These aboriginal restaurants in rural Taiwan are dishing up chicken with a side of identity politics.

Slate logo

TOUSHE, Taiwan—

It’s late October but still balmy enough to have the car windows cracked open a good few inches, and the high-pitched song of the cicadas whirring madly in the dense brush comes drifting in on the breeze. There isn’t enough room in the car, so one of my cousins zips ahead on his scooter, bobbing in and out of our headlights. The nasal whine of the scooter and the earthy-smelling dampness of the evening air are exactly what I remember from when I was growing up in Taiwan, though it’s been nearly two decades since I moved away.

The country road is dark and winding and the terrain unfamiliar. All I know is that my aunt, determined to give her visiting niece a dinner to remember, has called ahead to make sure the tu ji cheng restaurant we’re headed to hasn’t run out of its signature dish. Tu ji cheng literally translates as “earth chicken city,” and I’ve got a screwy spoof of Guns N’ Roses’ “Paradise City” running through my head as the car slows and pull over into a small parking lot. Take me down to earth chicken city, where the grass is green and the poultry pretty

“We’re here!” my Uncle Yeh announces cheerfully, and we pour out of the car. Here, a glaring beacon of fluorescent light amid a sea of banana and papaya plantations, is our dinner destination. The automatic doors slide open obligingly as we approach the no-frills concrete cube of a restaurant. Inside, extended families are hunkered down in silence, busily ladling and slurping something from cannonball-size cauldrons that bubble away on gas burners in the center of each table. One glimpse says it all: This is going to be good.

All photos by Carla Drago

It’s chicken that brought us here, a native free-range breed prepared according to a traditional aboriginal recipe. The Pingpu, or Plains Aborigines, my uncle explains, were a diverse group of indigenous people who lived for millennia on the flat river terrain along Taiwan’s western edge. The Danei district where he and my aunt live, a 30-minute drive inland from Tainan city, is the historic homeland of the Siraya tribe. A spry, energetic man with a ready smile, my uncle is one-quarter Pingpu himself and has lived here, in the agricultural heartland of Taiwan, for his whole life.

Though the Plains Aborigines once numbered in the many thousands, it’s long been accepted wisdom that they more or less disappeared, the result of extensive intermarriage with Chinese settlers who came from the mainland between the 17th to 19th centuries. In recent years, however, political and social conditions have led to a resurgence of interest in, and recognition of, the Pingpu. What we’re about to be served for dinner comes with a side dish of identity politics that may have high stakes for the entire country.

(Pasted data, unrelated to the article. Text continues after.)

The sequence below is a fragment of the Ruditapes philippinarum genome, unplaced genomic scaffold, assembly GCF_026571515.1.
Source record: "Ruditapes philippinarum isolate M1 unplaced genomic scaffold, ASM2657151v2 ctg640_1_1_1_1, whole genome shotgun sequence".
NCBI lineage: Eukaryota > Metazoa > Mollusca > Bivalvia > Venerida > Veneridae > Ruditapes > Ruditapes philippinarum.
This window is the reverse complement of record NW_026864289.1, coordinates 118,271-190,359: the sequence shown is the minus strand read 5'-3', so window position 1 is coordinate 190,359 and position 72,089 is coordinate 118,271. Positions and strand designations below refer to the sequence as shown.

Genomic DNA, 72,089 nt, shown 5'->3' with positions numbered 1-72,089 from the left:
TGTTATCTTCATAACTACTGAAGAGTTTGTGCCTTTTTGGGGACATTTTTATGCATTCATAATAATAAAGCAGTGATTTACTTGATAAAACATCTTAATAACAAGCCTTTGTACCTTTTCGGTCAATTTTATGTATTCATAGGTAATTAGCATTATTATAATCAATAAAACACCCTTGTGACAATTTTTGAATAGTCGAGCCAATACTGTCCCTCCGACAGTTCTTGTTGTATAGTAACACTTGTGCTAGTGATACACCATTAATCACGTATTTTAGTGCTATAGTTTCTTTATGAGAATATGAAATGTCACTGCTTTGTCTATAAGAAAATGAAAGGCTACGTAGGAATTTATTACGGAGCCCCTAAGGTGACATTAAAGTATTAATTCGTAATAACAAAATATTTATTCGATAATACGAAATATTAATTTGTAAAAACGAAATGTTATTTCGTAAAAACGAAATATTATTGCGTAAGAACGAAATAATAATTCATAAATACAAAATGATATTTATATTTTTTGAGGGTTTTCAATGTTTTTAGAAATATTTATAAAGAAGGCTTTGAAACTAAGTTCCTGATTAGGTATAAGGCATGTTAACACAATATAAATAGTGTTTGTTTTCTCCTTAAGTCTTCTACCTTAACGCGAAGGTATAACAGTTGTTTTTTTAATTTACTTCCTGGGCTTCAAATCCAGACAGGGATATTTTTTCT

As my aunt expertly ticks a flurry of boxes on the order form, I head to the kitchen to see what’s cooking. In a shack out back built simply from aluminum siding, organized chaos reigns. Cleavers thwack rhythmically through chicken carcasses; blackened woks sizzle with hunks of ginger and garlic. A wizened old man with skin gone coppery from the sun dips a bowl into a vat of something bubbling and tastes his handiwork. A nod of approval. The soup is ready.

I head back inside in time to see the teenage server setting up a fresh batch of chicken on our table’s burner. The blue flame licks at the side of the cauldron as my aunt begins ladling out the contents, a Pingpu recipe passed down for generations. The key ingredient is a thorny acacia shrub the aborigines prized for its medicinal properties. First, the stalks and roots are sliced and sun-dried, then steeped in rice wine. A secret blend of medicinal herbs and hunks of bark is added, then simmered steadily for at least four hours over a fire of pomelo tree wood.

Next comes the bird, a descendant of a breed brought over by the Japanese in the 19th century. Though scrawnier than Western varieties, the chickens have a darker-hued meat that the Taiwanese swear is superior in taste and nutrition. A good spell more simmering, and the result is a rich and fortifying broth with a sheen of fat gleaming invitingly on the surface.

I lift the bowl to my lips and drink deeply. Rich and potent, the dark broth has a mildly medicinal flavor, reminiscent of woody ginseng roots and the mysterious dried tidbits that stuff the drawers at a Chinese herbalist’s shop. It tastes, well, healthy, like the kind of thing Chinese grandmothers have been foisting on their ailing offspring for countless generations. I use my chopsticks to fish out a few goji berries and then, finally, the famed chicken itself. Following my cousins’ example, I dip each morsel of meat in a chili-spiked soy sauce. I suck the bones.

More and more dishes keep arriving in quick succession: the pleasantly bitter, curled shoots of the bird’s nest fern, cooked with wee beady-eyed fish and the pickled, caperlike buds of the cordia tree. Sautéed “dragon’s whiskers,” the curly vines of the chayote gourd, served with a wobbly globe of raw egg yolk on top. A steaming tangle of thin wheat noodles bathed in sesame oil. Pinkie-size anchovylike fish that are battered, fried, and popped whole into one’s mouth. Golden-crisp chicken bites, marinated in fermented tofu paste to add a rich, yeasty depth of flavor. Sliced bamboo shoots. Omelette with bits of sun-dried daikon.